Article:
Robert Charles Venturi, Jr. (born June 25, 1925 in Philadelphia) is an award-winning American architect and founding principal of the firm Venturi, Scott Brown and Associates. Robert Venturi and his wife and partner, Denise Scott Brown, are regarded among the most influential architects of the twentieth century, both through their architecture and planning, and theoretical writings and teaching. Venturi was awarded the Pritzker Prize in Architecture in 1991. He is also known for coining the maxim "Less is a bore" as antidote to Mies van der Rohe's famous modernist dictum "Less is more". Venturi lives in Philadelphia with Scott Brown. They have a son, James Venturi.
Venturi attended school at the Episcopal Academy in Merion, Pennsylvania. He graduated summa cum laude from Princeton University in 1947 and received his M.F.A. there in 1950. In 1951 he briefly worked under Eero Saarinen in Bloomfield Hills, Michigan, and later for Louis Kahn in Philadelphia. He was awarded the Rome Prize Fellowship at the American Academy in Rome in 1954, where he studied and toured Europe for two years.
From 1954 to 1965, Venturi held teaching positions at the University of Pennsylvania, where he served as Kahn's teaching assistant, an instructor, and later, as associate professor. It was there, in 1960, that he met fellow faculty member, architect and planner Denise Scott Brown. Venturi taught later at Yale University and was a visiting lecturer with Scott Brown in 2003 at Harvard University's Graduate School of Design.
A controversial critic of the purely functional and spare designs of modern orthodox architecture, Venturi has been considered a counterrevolutionary. He published his "gentle manifesto," Complexity and Contradiction in Architecture in 1966, described in the introduction by Vincent Scully to be "probably the most important writing on the making of architecture since Le Corbusier's 'Vers Une Architecture', of 1923." Venturi received a grant from the Graham Foundation in 1965 to aid in its completion. The book has been translated and published in 16 languages.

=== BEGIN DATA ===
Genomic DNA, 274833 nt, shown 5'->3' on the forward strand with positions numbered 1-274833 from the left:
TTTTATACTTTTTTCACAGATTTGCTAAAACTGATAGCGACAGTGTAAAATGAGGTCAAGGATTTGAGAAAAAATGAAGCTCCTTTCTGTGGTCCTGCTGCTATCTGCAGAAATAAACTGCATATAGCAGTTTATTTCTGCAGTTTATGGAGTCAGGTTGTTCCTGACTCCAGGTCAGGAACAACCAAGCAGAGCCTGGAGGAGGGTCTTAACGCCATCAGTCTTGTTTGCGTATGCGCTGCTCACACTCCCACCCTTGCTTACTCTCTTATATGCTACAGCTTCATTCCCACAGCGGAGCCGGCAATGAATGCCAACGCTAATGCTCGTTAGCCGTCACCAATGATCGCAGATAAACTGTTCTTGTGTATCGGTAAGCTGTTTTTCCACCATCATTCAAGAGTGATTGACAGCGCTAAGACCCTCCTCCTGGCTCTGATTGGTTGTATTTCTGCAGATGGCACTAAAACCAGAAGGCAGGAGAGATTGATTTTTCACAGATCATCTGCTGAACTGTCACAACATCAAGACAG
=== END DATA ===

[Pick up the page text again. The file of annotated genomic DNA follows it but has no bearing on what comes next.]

In 1972, with Denise Scott Brown and Steven Izenour, Venturi wrote Learning from Las Vegas: the Forgotten Symbolism of Architectural Form. The book published studies of the Las Vegas Strip undertaken by a 1970 research and design studio Venturi taught with Scott Brown at Yale's School of Architecture and Planning. Learning from Las Vegas was a further rebuke to orthodox modernism and elite architectural tastes. The book coined the terms "Duck" and "Decorated Shed" as applied to opposing architectural building styles.
Venturi created the firm Venturi and Short with William Short in 1960. John Rauch replaced Short as partner in 1964, changing the name to Venturi and Rauch. Venturi and Denise Scott Brown were married on July 23, 1967 in Santa Monica, California, and Scott Brown joined the firm as partner in charge of planning in 1969. The firm became known as Venturi, Rauch and Scott Brown in 1980, and, finally, after Rauch's resignation in 1989, Venturi, Scott Brown and Associates. The firm, based in Philadelphia, was awarded the Architecture Firm Award by the American Institute of Architects in 1985. Recent work has included many commissions from academic institutions, including campus planning and university buildings, and civic buildings in London, Toulouse and Japan. Venturi is a Fellow of the American Institute of Architects and an Honorary Fellow of the Royal Institute of British Architects.
The Vanna Venturi House in Philadelphia's Chestnut Hill neighborhood, designed for Venturi's mother, was recognized as a "Masterwork of Modern American Architecture" by the United States Postal Service in May 2005.